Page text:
Guyana-US in fierce row over dead terrorist

In this Aug. 6, 2007 photo, Guyanese Abdul Kadir, former member of the South American nation’s Parliament, arrives at the Magistrates’ Court for an extradition hearing in downtown Port-of-Spain, Trinidad.
Associated Press / Andres Leighton, File

Guyana’s government Tuesday defended a parliamentary motion honoring the life and work of former lawmaker and small town mayor Abdul Kadir who was convicted of a 2007 plot to blow up fuel depots at New York’s John .F. Kennedy Airport, saying it was standard practice rather than admiration for Kadir.

The reaction followed a stronger than usual condemnation of the motion by the US government. The motion was debated during a parliamentary sitting on Friday when lawmakers reflected on the life of Kadir who died in a US prison last year while serving a life sentence along with three other defendants for plotting to blow up fuel farms at the airport.

A US Embassy in a statement on Monday had described the motion as “an insensitive and thoughtless act which demonstrates the assembly’s disregard for the gravity of Kadir’s actions.”

But government in an overnight statement said “it is well known that there is a time-honored convention of the assembly to observe, in a standard and solemn form, the work of former members who are deceased. The observance of this tradition has never been selective, and has included, over the decades, persons of all political parties and persuasions who served in the assembly. “

It said the cabinet “regrets the interpretation given to the motion passed in the assembly on April 26 on the death of Kadir, a former member of parliament,” noting that authorities continue to condemn terrorism in the strongest possible way.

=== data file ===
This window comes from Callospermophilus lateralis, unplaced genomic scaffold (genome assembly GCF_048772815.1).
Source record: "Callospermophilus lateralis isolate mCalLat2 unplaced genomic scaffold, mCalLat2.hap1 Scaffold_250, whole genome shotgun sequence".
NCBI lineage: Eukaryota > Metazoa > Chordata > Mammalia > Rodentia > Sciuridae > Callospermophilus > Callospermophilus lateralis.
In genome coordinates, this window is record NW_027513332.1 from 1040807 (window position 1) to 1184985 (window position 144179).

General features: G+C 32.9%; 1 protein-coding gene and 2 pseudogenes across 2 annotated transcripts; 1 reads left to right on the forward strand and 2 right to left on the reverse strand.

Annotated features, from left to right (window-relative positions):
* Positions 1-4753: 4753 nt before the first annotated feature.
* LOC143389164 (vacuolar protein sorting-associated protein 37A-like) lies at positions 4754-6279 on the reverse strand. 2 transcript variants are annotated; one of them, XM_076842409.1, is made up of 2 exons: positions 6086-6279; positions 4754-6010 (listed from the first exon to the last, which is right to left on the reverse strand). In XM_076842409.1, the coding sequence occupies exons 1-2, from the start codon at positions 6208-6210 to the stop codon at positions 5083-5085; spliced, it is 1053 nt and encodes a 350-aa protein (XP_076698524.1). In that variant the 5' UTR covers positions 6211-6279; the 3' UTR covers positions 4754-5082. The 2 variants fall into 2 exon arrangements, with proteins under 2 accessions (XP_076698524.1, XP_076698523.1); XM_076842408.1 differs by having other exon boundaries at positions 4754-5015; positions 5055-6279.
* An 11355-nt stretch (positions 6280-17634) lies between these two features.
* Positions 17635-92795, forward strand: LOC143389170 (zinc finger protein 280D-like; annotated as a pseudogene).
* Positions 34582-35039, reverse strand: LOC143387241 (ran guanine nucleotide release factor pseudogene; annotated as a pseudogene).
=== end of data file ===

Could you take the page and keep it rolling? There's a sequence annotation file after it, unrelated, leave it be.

“The government of Guyana reaffirms its commitment to continue and intensify the fight against terrorism in any form and is proud of its record to date in this regard.”

Kadir and three co-defendants were sentenced to life in American prisons for plotting in 2007 an elaborate terrorist attack on fuel depots at the airport. The mission said the resolution, introduced by junior Minister of Agriculture, Valerie Patterson Yearwood at a sitting of parliament on Friday, was uncalled for and unnecessary. Kadir died in prison last year. The minister said she simply acted on the instructions of Government Chief Whip, Amna Ally in tabling the motion and being the lead speaker on it.

Social media and opposition activists have condemned the move by the house to honor Kadir, saying it should have been left alone. The mission said that it was surprised that “members of the assembly, therefore, chose to honor a man who conspired to kill innocent people from across the United States and around the world” given the close level of cooperation between Guyana and the US in security and other areas.

Kadir, a civil engineer, was a former member of parliament. He had complained that he was set up by government informants to be part of the plot but had had no intention of carrying through with it. He was arrested in Venezuela while on a flight to Iran by federal agents, tried, convicted and died in prison. His remains were buried in his bauxite mining hometown of Linden, about 65 miles southeast of the city last year.

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